on the hill

Senators skeptical an Iran deal will happen following latest classified briefing

The administration is not moving toward terminating talks with Iran, Sen. Bob Menendez told Jewish Insider

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Sen. Chris Murphy (D-CT) speaks with reporters following a news conference after a policy luncheon with Senate Democrats in the U.S. Capitol Building on June 14, 2022, in Washington, D.C.

A classified briefing on Wednesday between Biden administration officials and members of the Senate Foreign Relations Committee left many legislators pessimistic about the state of talks, which have been stalled for several months.

Committee Chair Bob Menendez (D-NJ), who has grown increasingly blunt in recent weeks in his calls for the administration to end the talks, said that he does not feel that the administration is coming around to his point of view, and called the administration’s efforts to address his concerns “a work in progress.”

“In fairness to the administration, their view is they’re having no talks. They haven’t had talks since March. So for all intents and purposes, there are no talks,” Menendez told Jewish Insider after the briefing. “The question is whether leaving the door open to the potential deal… is that something that’s desirable as a strategic position.”

Menendez told reporters to “stay tuned” when asked whether the administration plans to impose additional sanctions on Iran targeting its nuclear program. Politico reported on Wednesday afternoon that officials said in the briefing they are considering increasing sanctions on the regime. 

Sen. Chris Murphy (D-CT), one of Congress’ loudest proponents of the Joint Comprehensive Plan of Action (JCPOA), appeared increasingly pessimistic about the chances for the U.S. to reenter the deal.

“Obviously the chances of a breakthrough are much smaller today than they were six months ago,” Murphy told JI, when asked if he felt the administration remains committed to the talks. “I still don’t see any path to protecting the region from a potentially nuclear-armed Iran other than diplomacy.”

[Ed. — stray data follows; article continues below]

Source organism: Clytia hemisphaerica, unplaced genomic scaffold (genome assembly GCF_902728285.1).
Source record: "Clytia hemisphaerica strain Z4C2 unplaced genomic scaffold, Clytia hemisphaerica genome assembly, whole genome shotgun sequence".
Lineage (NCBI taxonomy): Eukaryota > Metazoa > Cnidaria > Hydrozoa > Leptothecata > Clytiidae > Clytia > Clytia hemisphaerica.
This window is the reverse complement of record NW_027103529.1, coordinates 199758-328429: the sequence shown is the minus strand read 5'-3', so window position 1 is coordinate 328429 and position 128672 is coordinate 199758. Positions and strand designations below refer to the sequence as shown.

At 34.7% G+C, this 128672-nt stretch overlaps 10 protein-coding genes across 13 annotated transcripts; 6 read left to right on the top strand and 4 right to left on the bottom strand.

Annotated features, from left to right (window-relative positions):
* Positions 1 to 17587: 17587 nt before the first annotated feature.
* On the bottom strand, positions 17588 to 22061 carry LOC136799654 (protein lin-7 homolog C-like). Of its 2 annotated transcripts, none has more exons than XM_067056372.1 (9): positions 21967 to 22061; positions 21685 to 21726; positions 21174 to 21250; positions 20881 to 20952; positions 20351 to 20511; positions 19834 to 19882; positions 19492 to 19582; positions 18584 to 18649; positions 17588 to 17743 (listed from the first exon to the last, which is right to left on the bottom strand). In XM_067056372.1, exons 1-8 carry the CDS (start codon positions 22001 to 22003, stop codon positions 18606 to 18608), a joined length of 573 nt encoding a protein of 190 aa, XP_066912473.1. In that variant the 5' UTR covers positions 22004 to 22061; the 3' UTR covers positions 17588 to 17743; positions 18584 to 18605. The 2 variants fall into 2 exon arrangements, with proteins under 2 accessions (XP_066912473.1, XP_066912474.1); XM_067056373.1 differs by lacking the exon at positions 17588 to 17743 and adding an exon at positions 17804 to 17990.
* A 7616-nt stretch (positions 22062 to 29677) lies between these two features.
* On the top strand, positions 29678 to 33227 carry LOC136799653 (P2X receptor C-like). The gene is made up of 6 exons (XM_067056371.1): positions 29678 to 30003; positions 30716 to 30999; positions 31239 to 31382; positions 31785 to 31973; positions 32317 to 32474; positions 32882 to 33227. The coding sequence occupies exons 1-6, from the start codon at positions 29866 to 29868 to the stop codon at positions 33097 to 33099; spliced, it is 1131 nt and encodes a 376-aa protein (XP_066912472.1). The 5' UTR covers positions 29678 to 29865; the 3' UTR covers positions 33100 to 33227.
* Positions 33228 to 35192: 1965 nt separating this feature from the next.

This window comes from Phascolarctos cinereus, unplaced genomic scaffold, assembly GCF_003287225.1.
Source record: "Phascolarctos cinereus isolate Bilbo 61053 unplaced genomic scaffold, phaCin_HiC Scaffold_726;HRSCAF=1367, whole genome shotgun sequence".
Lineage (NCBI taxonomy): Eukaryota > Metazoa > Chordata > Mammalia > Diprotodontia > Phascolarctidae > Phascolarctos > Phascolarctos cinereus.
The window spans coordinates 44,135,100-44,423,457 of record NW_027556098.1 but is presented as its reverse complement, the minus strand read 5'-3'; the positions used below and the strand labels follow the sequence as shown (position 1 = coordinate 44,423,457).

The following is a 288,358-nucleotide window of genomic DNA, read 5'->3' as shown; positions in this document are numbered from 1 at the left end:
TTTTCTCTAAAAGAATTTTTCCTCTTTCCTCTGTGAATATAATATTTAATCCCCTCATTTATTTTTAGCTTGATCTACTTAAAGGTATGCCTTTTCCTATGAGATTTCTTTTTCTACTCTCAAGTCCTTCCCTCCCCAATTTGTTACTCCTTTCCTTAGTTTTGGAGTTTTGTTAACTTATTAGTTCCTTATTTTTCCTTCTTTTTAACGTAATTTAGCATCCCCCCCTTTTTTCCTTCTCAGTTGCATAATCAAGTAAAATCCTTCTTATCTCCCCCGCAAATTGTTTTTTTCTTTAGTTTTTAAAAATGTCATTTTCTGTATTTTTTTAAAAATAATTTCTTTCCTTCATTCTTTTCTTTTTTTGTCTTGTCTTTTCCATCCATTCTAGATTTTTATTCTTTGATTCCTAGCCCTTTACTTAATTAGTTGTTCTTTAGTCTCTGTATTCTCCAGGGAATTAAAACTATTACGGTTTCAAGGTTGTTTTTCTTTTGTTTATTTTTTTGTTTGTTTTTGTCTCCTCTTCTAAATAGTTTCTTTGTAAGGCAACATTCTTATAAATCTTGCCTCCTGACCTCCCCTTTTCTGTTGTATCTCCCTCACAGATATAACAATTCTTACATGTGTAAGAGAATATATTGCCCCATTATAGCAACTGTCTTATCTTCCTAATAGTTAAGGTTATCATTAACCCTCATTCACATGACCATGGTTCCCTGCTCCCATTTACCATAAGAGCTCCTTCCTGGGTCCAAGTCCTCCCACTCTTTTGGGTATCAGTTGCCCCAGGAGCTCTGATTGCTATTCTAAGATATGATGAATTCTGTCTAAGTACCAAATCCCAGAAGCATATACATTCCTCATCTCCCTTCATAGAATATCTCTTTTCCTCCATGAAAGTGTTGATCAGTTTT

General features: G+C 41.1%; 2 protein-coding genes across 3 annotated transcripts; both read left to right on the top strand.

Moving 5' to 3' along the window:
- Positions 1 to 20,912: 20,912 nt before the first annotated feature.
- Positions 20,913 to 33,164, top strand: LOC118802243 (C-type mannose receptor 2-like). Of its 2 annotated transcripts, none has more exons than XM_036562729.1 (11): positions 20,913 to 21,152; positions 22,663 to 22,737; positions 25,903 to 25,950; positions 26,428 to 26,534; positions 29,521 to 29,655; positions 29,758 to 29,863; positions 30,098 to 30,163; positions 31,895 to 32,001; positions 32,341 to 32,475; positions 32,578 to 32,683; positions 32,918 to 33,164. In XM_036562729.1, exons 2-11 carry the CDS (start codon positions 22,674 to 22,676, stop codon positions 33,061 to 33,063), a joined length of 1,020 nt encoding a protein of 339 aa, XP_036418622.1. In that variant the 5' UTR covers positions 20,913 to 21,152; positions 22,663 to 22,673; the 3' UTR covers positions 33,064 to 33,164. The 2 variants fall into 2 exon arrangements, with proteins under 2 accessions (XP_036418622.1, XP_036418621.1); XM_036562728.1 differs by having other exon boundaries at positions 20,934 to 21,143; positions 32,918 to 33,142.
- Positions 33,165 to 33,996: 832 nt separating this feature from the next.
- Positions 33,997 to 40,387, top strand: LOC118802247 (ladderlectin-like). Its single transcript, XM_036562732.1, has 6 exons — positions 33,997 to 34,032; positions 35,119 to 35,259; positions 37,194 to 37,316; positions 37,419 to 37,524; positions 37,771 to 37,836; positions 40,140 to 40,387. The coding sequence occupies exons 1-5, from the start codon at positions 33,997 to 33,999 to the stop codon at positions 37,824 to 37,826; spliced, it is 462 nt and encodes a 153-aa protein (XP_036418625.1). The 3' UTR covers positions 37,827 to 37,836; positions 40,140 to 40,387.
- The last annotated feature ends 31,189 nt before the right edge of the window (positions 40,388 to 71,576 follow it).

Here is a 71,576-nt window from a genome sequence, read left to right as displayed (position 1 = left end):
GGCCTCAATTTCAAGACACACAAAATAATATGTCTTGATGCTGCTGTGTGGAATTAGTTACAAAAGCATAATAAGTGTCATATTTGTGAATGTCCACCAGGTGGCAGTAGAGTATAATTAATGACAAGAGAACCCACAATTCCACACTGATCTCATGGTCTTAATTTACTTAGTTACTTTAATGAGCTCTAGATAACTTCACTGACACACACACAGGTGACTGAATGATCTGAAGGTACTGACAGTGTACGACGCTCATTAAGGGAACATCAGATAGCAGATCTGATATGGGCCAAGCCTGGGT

In response to the same question, Sen. Chris Van Hollen (D-MD), said, “I hope so,” noting that U.S. negotiators have remained at the table despite calls to end the talks.

“We want to make sure that we get an agreement, but on our terms,” Van Hollen said. “I think it’s still a possibility and I think the Iranians have some tough choices to make.”

One of Iran’s primary demands has reportedly been removing the Islamic Revolutionary Guard Corps’ designation as a foreign terrorist organization, an option the Biden administration has ruled out. “[Administration officials are] the ones at the table, so I think they’re in the best position to determine what’s the decision we should make,” Van Hollen added.

Sen. Marco Rubio (R-FL) told reporters that he feels that Iran will eventually become a nuclear power regardless of whether an agreement is reached.

“I think the question with a deal is whether they’ll have more money to do it faster,” Rubio said. “There may not be a way to keep a government that’s determined to build a nuclear capability from acquiring it eventually. Unfortunately, that’s the real world that we live in.”

Sen. Chris Coons (D-DE), a close ally of President Joe Biden who was described last year as his “shadow secretary of state,” told reporters that Iran’s demands in the talks and the regime’s public actions “are gravely concerning, and I’m not optimistic about the path forward.”

Sen. Ed Markey (D-MA) told JI that he is “hopeful” that there could be a breakthrough in the talks.

Sen. Ted Cruz (R-TX), consistently a critic of the administration’s Iran policy, called its strategy “an absolute dumpster fire.”

At a public hearing earlier this month, senators pressed Iran Special Envoy Rob Malley for more details on the administration’s fallback strategy if nuclear talks fail. Legislators were divided over whether the administration had articulated such a plan.

Sen. Ben Cardin (D-MD), who is opposed to JCPOA reentry, called the briefing “one of the more informative and significant classified briefings” and said that the committee “got information as to the different options that are available.”

Van Hollen, citing public reports, argued that a so-called Plan B “always included lots of different elements,” including a military option — ”we’ve never taken that off the table” — but “would likely result in a lot of Americans getting killed in the region and would not stop Iran from a decision to move forward with a nuclear weapons program. It would be a temporary setback.”

But Rubio and Cruz said they had not heard any alternatives to JCPOA talks from the administration.

“I don’t think they have a Plan B, certainly not one that’s been shown to us,” he said.

Cruz said that the administration did “not remotely” detail its backup plans, adding, “They don’t have a Plan B, they don’t have a Plan A, they don’t have any plan other than appeasement, weakness and groveling, none of which are having any positive effects.”